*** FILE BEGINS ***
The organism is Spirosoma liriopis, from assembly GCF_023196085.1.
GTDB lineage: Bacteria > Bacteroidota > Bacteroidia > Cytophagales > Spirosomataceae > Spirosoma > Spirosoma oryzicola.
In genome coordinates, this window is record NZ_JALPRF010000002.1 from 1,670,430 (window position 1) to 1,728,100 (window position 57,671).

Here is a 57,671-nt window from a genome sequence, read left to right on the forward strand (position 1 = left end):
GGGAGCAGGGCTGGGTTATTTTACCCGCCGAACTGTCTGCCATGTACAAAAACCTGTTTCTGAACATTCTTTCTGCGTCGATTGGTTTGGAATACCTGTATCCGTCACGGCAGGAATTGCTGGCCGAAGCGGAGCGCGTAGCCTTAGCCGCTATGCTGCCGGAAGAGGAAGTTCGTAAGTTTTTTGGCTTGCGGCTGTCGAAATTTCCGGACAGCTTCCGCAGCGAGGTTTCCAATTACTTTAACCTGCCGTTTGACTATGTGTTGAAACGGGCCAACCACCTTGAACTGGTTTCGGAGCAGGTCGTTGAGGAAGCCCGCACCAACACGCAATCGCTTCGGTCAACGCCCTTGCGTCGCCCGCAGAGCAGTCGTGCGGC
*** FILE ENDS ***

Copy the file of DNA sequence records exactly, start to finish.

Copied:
The organism is Spirosoma liriopis, from assembly GCF_023196085.1.
GTDB lineage: Bacteria > Bacteroidota > Bacteroidia > Cytophagales > Spirosomataceae > Spirosoma > Spirosoma oryzicola.
In genome coordinates, this window is record NZ_JALPRF010000002.1 from 1,670,430 (window position 1) to 1,728,100 (window position 57,671).

Here is a 57,671-nt window from a genome sequence, read left to right on the forward strand (position 1 = left end):
GGGAGCAGGGCTGGGTTATTTTACCCGCCGAACTGTCTGCCATGTACAAAAACCTGTTTCTGAACATTCTTTCTGCGTCGATTGGTTTGGAATACCTGTATCCGTCACGGCAGGAATTGCTGGCCGAAGCGGAGCGCGTAGCCTTAGCCGCTATGCTGCCGGAAGAGGAAGTTCGTAAGTTTTTTGGCTTGCGGCTGTCGAAATTTCCGGACAGCTTCCGCAGCGAGGTTTCCAATTACTTTAACCTGCCGTTTGACTATGTGTTGAAACGGGCCAACCACCTTGAACTGGTTTCGGAGCAGGTCGTTGAGGAAGCCCGCACCAACACGCAATCGCTTCGGTCAACGCCCTTGCGTCGCCCGCAGAGCAGTCGTGCGGC